Senior Audit Manager Mike Park has felt held back by his stammer throughout his career. But now as the Employers Stammering Network Champion for the bank, he’s leading the way for those who struggle to get their words out…
“I’ve had a stammer since I was very young and it had a big impact on me socially growing up,” recalls Mike.
“I had NHS treatment, went on speech therapy courses and joined the British Stammering Association (BSA), but I’ve never really reached a point where I’ve accepted it. I’ve just tried to manage it as best as I can. It’s a daily effort and takes up a lot of time and energy.”
London-based Mike joined the bank in 2006 and works in Internal Audit. He says: “Around 1% of the population has a stammer. That means, in a company the size of RBS a significant number of people are likely to be affected.”
“But by providing support and making colleagues aware of the impact a stammer can have on those with this disability, we can help them work to their full potential.”
Network of support
Mike says that RBS hasn’t historically offered much structured support for colleagues who suffer from stammering, although some of his line managers have been supportive.
I decided I didn’t want to get to the end of my career and wish I’d put myself forward for more roles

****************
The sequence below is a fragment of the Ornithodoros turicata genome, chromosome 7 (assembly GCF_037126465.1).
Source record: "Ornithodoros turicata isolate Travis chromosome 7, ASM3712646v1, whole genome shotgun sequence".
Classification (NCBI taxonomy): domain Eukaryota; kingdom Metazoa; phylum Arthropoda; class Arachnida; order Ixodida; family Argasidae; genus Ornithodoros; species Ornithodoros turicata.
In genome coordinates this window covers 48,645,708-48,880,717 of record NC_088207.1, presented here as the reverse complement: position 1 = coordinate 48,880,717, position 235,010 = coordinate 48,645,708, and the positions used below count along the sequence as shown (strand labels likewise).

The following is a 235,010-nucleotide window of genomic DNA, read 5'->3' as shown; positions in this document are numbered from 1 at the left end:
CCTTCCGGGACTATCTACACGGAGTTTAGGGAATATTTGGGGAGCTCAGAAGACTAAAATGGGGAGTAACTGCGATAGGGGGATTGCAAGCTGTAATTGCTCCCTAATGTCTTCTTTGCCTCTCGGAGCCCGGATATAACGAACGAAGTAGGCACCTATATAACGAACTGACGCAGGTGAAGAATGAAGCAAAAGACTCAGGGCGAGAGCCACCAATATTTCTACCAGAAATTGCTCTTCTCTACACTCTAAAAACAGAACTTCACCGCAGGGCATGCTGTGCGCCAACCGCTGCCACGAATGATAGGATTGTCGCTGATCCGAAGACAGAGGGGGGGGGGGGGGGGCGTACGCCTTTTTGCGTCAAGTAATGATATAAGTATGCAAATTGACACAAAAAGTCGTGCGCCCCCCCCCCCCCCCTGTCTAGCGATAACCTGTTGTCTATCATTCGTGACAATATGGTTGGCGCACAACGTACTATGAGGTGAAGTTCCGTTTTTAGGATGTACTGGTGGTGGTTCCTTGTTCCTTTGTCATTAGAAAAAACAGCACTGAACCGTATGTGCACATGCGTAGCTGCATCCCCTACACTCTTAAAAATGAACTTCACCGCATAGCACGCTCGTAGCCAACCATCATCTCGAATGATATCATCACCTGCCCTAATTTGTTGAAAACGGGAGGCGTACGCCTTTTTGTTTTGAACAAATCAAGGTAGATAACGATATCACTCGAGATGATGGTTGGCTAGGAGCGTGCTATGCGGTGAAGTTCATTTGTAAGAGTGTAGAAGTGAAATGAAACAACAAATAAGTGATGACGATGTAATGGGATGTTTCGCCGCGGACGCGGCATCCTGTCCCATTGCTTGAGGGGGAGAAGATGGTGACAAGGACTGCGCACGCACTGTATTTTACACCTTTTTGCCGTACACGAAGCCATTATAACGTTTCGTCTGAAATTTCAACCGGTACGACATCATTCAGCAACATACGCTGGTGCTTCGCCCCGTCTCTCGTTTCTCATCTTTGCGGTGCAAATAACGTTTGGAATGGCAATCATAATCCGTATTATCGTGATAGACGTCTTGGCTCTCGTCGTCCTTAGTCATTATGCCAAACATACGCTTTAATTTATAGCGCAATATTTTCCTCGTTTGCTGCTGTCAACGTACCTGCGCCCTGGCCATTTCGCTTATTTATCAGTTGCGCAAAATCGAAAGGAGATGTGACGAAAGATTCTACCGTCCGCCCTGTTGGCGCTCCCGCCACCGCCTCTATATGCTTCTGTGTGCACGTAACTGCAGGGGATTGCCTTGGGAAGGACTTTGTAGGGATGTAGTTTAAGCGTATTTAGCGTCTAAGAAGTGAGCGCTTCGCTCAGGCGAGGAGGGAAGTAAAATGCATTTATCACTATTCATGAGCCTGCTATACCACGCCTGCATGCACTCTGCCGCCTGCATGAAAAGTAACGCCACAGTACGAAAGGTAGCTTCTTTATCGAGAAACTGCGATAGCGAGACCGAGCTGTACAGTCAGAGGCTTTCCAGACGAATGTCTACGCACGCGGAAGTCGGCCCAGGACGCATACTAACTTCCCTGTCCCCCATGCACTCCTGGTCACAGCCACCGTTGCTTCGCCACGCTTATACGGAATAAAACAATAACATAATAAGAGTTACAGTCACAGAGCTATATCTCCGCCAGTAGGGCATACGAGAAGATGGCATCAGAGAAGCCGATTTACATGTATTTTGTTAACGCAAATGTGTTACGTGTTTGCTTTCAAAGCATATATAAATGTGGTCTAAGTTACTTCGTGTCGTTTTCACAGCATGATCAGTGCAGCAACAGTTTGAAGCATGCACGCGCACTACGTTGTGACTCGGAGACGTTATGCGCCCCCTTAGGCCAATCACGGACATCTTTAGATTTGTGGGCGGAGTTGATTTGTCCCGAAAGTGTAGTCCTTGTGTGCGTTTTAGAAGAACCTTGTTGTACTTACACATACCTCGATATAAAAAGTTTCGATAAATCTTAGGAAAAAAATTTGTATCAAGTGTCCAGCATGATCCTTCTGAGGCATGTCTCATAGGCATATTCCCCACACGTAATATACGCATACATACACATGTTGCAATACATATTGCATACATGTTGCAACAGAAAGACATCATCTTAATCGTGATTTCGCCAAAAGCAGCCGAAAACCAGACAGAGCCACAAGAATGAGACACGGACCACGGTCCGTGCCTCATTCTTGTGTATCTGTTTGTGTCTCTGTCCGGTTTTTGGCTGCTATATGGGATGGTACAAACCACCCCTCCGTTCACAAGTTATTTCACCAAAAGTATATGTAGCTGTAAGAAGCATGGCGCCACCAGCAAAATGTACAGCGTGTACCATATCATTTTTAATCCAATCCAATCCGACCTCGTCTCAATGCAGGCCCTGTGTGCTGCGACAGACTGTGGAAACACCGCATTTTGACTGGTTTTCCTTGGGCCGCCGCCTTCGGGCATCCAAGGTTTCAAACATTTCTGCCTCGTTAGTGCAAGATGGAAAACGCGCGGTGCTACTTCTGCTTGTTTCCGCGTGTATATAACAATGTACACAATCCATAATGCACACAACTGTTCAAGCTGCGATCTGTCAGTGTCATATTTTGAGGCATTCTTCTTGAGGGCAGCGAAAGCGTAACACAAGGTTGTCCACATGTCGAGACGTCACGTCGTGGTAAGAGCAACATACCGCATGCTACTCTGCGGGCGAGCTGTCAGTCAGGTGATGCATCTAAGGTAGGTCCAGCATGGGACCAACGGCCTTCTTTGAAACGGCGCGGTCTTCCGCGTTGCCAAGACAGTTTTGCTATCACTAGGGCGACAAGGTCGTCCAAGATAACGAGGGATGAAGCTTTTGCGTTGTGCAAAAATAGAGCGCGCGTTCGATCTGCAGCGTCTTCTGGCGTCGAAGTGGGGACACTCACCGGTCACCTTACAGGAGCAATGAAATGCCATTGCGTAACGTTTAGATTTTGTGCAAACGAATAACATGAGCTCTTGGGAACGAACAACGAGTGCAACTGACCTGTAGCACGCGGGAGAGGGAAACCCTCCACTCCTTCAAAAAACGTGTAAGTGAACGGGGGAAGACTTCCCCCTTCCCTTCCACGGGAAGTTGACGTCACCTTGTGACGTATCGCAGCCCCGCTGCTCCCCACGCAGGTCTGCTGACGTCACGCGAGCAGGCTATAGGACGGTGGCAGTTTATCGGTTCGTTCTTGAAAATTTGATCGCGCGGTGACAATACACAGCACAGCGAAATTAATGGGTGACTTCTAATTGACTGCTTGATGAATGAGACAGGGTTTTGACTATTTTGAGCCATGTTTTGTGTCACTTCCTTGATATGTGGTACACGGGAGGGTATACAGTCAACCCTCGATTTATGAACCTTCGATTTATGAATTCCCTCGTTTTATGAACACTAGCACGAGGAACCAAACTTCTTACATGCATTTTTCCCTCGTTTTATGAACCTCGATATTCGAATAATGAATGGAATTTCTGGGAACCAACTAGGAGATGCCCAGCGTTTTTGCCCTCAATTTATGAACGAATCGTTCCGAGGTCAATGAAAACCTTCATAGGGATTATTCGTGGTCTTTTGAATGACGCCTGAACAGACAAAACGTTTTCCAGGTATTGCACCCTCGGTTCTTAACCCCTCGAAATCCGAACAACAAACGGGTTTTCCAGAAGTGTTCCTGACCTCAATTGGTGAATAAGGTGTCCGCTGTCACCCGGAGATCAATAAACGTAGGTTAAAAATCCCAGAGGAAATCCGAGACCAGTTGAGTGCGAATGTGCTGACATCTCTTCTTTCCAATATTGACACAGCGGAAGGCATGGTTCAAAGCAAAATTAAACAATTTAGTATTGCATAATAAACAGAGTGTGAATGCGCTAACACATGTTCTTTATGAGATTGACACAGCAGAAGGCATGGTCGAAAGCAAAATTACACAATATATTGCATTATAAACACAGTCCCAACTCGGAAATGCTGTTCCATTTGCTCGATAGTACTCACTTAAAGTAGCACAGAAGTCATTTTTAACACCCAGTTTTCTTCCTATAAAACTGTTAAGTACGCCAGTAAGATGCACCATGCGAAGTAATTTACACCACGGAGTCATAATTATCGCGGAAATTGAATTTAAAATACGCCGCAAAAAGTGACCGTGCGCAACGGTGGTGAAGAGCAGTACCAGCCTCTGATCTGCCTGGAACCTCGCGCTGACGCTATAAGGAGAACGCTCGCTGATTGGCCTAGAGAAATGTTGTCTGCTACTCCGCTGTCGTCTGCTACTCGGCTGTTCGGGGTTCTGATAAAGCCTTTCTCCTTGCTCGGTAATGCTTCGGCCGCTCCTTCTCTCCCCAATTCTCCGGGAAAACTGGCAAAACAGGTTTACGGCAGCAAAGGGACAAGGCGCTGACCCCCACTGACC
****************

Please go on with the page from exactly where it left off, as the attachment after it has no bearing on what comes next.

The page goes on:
“As I became more senior at the bank, the more impact my stammer had – affecting the presentations I made and meetings I ran,” he explains. “If I’m in a stressful situation, it can be very challenging to control my stammer.
“I decided I didn’t want to get to the end of my career and wish I’d put myself forward for more roles. So I contacted the BSA and they mentioned the Employers Stammering Network (ESN).”
In April this year, the bank signed up to the ESN and Mike was subsequently asked to act as the bank’s Stammering Champion.
“I’m trying to help get the word out across the bank that we support people with a stammer,” Mike emphasises. “If colleagues are struggling there is help available – for example, the ESN runs courses and a telephone helpline.
“We’re also now looking at how we can improve the training of our frontline colleagues so they know how to support customers with a stammer.”
Voice for change
Mike points out that there are a lot of misconceptions about stammering and he’s had some bad reactions over the course of his career. “I’ve even had people hang up the phone on me,” he says.
“Often people don’t know how to react, but the best thing to do is to let the person finish their sentence, rather than leaping in to try and finish it for them. Otherwise it can mean they don’t get to make the point they’re trying to make.
“There are still misconceptions about disabilities in general and I believe raising awareness of these will open up opportunities for some people who may otherwise not have the chance to work to their full potential.”
Mike has called on bank colleagues with a stammer to come forward and share their experiences with colleagues. “I’d like to expand on the training and awareness – so that ultimately we get to a point where anyone who works for a RBS with a stammer feels they can raise it as a concern or talk about it with their manager.